Showing posts tagged religion

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Posted at 10:22am • Permalink  • Tags: religion echr


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Posted at 1:33pm • Permalink  • Tags: religion secularism politics


How old was Mary when she was filled with the Holy Spirit?

A Christmas challenge: how old would the Virgin Mary have been at the time of the Annunciation?

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I wish you a merry winter solstice

It’s a shame the solstice is no longer on - or fluctuating around - December 25th. It would be nice for that day to have some real, physical significance.

In 46 BCE, Julius Caesar in his Julian calendar established December 25 as the date of the winter solstice of Europe (Latin: Bruma). Since then, the difference between the calendar year (365.2500 days) and the tropical year (~365.2421897 days) moved the day associated with the actual astronomical solstice forward approximately three days every four centuries, arriving to December 12 during the 16th century. In 1582, Pope Gregory XIII decided to restore the exact correspondence between seasons and civil year but, doing so, he did not make reference to the age of the Roman dictator, but to the Council of Nicea of 325, as the period of definition of major Christian feasts. So, the Pope annulled the 10-day error accumulated between the 16th and the 4th century, but not the 3-day one between the 4th AD and the 1st BC century. This change adjusted the calendar bringing the northern winter solstice to around December 22. Yearly, in the Gregorian calendar, the solstice still fluctuates a day or two but, in the long term, only about one day every 3000 years.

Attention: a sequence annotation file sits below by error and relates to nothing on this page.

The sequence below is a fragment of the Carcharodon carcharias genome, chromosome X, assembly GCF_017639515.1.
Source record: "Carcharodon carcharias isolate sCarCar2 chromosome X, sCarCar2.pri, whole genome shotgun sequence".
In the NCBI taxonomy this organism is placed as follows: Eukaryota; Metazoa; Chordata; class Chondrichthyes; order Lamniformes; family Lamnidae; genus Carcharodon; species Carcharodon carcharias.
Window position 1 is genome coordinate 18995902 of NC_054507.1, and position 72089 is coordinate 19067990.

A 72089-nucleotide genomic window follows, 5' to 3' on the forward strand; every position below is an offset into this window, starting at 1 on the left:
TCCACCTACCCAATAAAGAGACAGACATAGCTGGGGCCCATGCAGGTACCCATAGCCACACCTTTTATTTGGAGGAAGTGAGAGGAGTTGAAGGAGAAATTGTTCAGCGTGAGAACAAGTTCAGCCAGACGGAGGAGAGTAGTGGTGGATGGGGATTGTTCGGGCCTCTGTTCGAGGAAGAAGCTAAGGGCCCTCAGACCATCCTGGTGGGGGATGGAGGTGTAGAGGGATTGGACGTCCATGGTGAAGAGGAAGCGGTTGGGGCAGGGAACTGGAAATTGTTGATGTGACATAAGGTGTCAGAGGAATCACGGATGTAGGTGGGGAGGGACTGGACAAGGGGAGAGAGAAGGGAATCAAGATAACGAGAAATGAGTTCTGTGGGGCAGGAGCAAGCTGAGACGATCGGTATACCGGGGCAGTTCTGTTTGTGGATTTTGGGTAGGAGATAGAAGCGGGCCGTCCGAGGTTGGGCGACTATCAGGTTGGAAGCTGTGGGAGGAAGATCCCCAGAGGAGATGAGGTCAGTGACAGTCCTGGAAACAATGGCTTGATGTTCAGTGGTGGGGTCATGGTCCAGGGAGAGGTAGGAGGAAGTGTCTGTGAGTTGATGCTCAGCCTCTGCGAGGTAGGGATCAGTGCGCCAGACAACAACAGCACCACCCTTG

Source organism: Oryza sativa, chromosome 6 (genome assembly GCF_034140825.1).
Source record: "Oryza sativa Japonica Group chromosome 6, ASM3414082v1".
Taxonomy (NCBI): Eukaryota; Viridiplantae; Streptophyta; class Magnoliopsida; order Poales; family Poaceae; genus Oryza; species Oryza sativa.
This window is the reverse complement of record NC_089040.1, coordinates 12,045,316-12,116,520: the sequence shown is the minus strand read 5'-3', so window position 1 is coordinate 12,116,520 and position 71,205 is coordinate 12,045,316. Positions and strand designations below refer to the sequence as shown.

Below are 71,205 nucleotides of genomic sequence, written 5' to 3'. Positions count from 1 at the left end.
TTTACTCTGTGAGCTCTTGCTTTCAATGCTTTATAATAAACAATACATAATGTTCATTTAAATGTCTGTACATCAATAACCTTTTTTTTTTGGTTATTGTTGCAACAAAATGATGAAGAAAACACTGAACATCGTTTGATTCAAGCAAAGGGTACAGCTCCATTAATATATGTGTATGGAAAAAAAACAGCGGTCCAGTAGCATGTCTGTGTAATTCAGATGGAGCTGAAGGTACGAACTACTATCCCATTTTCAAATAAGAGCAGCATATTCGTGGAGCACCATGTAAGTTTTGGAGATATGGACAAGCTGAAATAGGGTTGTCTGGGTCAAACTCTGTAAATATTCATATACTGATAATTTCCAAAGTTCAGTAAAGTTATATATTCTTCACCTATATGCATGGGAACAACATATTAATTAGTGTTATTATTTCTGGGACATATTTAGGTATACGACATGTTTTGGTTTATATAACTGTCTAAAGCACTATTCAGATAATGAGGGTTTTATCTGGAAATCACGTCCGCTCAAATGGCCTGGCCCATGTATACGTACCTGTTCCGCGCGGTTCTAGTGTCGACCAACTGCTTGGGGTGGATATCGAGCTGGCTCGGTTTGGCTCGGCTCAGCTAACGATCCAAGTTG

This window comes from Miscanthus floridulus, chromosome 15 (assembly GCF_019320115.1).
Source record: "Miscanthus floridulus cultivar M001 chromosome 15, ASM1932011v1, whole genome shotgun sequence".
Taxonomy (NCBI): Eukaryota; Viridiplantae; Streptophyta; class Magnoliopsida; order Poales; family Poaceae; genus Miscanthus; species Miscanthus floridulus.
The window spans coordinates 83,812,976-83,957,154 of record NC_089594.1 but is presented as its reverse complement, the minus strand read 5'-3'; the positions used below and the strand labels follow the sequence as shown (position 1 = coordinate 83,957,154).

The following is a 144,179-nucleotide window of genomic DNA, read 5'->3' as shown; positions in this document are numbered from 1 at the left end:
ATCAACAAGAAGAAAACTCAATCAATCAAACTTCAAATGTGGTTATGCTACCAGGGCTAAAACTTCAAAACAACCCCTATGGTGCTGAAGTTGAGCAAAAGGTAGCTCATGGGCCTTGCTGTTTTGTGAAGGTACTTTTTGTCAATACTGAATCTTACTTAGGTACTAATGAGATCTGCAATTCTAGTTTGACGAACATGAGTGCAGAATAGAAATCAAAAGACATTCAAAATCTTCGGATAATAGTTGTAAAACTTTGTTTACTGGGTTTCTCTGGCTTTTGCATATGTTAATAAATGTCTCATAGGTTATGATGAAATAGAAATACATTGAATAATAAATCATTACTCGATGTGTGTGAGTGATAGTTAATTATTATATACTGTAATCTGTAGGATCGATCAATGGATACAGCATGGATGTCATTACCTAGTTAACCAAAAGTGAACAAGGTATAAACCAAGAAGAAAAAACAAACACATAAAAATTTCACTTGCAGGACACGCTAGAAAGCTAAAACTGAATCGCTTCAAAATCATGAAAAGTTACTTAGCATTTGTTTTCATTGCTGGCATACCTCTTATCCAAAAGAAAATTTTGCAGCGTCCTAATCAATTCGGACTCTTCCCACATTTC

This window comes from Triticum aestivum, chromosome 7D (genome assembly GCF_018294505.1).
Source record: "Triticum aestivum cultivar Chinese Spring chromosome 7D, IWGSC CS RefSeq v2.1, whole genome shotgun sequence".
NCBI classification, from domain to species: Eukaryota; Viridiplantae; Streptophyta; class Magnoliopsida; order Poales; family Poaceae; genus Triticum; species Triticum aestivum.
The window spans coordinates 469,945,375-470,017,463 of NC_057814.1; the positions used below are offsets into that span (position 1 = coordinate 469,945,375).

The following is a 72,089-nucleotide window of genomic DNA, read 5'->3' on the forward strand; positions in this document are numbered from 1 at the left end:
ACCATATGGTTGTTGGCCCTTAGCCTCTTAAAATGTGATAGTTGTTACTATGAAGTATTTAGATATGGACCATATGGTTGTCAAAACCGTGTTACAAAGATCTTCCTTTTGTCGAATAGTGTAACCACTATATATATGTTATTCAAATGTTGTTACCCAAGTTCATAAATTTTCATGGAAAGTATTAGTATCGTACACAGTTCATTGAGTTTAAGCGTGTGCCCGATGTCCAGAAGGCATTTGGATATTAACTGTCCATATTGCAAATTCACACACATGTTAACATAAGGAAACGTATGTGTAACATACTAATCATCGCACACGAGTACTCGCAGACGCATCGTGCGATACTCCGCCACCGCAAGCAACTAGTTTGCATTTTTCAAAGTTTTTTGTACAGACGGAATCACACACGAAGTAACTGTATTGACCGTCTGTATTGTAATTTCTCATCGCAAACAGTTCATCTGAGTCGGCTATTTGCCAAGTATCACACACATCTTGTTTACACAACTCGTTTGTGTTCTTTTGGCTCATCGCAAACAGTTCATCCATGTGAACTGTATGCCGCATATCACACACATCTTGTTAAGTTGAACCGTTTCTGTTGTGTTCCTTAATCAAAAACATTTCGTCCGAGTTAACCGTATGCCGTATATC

And more from Wikipedia:

The winter solstice may have been immensely important because communities were not certain of living through the winter, and had to be prepared during the previous nine months. Starvation was common in winter between January and April, also known as the famine months. In temperate climates, the midwinter festival was the last feast celebration, before deep winter began. Most cattle were slaughtered so they would not have to be fed during the winter, so it was almost the only time of year when a supply of fresh meat was available. The majority of wine and beer made during the year was finally fermented and ready for drinking at this time.

Influenced by the Ancient Greek Lenaia festival (held in honour of Dionysus), Brumalia was an ancient Roman solstice festival honoring Bacchus, generally held for a month and ending December 25. The festival included drinking and merriment. The name is derived from the Latin word bruma, meaning “shortest day” or “winter solstice”.